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Finding the right person for the right job is rarely easy -- and made more difficult in today's workplace, where employees are increasingly asked not only to do their jobs but also to think creatively about ways they can inspire customer loyalty, drive profitability, and -- just as important -- help recruit A-level outside talent. Employees, after all, see and talk to talented people every day through their social and professional networks. But they tend to be an underutilized army of recruiters, whether you're hiring today or simply filling the pipeline for future openings. Here's how smart companies tap into this potential:

1. Identify the Behaviors You Want -- Not Just the Skills

Your employees need to know what they're looking for, and a standard job description listing duties and skills needed won't cut it today. You want recruits who not only have the requisite experience but also exhibit the behaviors necessary to excel consistently. Take a customer service representative: the most successful ones know how to establish a rapport with a customer quickly and solve seemingly intractable problems right in the moment. If you’re hiring for this position, ensuring that your employees understand the qualities and personality types you're looking for will help guide them as they keep an eye out for the right people.

2. Develop a Language for These Sought-After Behaviors

There's only one problem with talking about "behaviors" in the recruiting context: we don't really have a common language for identifying a certain behavior that is immediately understood by everyone. Personality or talent assessment tests like the Myers-Briggs Type Indicator are extremely useful tools for discovering what motivates and drives the people who work for you -- and labeling these behaviors in a way that they are immediately understood by everyone. For example, if your employees know that a "Bottom-Liner" is someone who focuses on the big picture, then they'll instantly recognize the type of person you're looking for when you say 'Please go find me a Bottom-Liner." The key is to establish a nomenclature that everyone understands -- and talent assessments let you do that.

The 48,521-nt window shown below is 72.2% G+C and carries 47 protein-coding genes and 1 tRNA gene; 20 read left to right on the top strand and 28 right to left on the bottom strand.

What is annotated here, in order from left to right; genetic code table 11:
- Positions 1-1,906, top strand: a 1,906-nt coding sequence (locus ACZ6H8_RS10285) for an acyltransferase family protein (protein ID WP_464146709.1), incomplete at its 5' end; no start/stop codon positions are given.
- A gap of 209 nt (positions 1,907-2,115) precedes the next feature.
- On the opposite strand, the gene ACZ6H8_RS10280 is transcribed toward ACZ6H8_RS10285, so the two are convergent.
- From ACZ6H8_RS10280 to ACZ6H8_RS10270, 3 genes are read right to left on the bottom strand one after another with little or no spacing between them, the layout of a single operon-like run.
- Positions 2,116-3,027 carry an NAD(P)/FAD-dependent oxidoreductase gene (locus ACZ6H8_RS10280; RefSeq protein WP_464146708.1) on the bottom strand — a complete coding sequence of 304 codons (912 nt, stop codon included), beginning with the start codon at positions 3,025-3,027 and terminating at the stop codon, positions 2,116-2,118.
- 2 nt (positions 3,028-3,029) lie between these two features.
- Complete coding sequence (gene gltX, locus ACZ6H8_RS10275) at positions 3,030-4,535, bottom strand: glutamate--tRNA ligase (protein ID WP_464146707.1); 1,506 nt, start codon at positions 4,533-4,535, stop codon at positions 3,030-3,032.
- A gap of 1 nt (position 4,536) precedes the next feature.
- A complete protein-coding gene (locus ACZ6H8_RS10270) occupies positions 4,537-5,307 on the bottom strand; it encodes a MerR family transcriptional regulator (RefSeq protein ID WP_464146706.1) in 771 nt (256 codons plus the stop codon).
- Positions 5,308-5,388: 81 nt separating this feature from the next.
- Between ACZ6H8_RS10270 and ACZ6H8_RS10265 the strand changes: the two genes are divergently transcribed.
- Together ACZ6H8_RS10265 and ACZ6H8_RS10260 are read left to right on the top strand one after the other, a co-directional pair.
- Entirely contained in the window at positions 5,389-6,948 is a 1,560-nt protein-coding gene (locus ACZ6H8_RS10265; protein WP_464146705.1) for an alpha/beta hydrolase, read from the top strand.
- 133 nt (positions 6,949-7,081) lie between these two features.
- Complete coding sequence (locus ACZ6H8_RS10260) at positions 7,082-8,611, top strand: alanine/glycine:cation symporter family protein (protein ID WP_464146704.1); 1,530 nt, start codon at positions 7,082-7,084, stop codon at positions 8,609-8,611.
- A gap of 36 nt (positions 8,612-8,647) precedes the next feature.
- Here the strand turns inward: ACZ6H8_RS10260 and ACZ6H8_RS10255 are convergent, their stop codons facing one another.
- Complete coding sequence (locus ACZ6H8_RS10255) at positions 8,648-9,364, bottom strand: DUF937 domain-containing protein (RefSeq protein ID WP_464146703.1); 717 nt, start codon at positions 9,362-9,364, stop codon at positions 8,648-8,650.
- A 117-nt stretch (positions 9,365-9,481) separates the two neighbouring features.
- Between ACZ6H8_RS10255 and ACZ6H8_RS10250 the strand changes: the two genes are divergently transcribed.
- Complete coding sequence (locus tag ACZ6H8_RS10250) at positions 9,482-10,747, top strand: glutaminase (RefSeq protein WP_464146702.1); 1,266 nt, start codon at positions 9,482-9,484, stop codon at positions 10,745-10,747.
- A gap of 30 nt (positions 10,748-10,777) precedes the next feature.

3. Turn Your Employees Into Card-Carrying "Talent Scouts"

I always advise companies to design a separate batch of business cards for employees that lists "Talent Scout" instead of their official title. Why? So they can give these cards to anyone they encounter on any given day who exhibits the talents and attitudes you want in an employee -- even if there isn't a specific job opening. This way, you start to fill your talent pipeline so that, when you're suddenly short-staffed or you need to ramp up quickly, you've already got a place to start.  

4. Feature Workers in Promotional Videos -- Directed by You

A lot has been written about how social media networks like LinkedIn and Facebook allow companies to tap into their employees' social networks for recruiting purposes. But you can take this one step farther with employee testimonials about everyday life at your company. They can be written or turned into videos that star the employee talking about your company's culture and its mission and why she loves her job so much. These make for incredibly powerful stories that can be linked to from a "Career Center" on your company website or -- even better -- shared with her Facebook friends.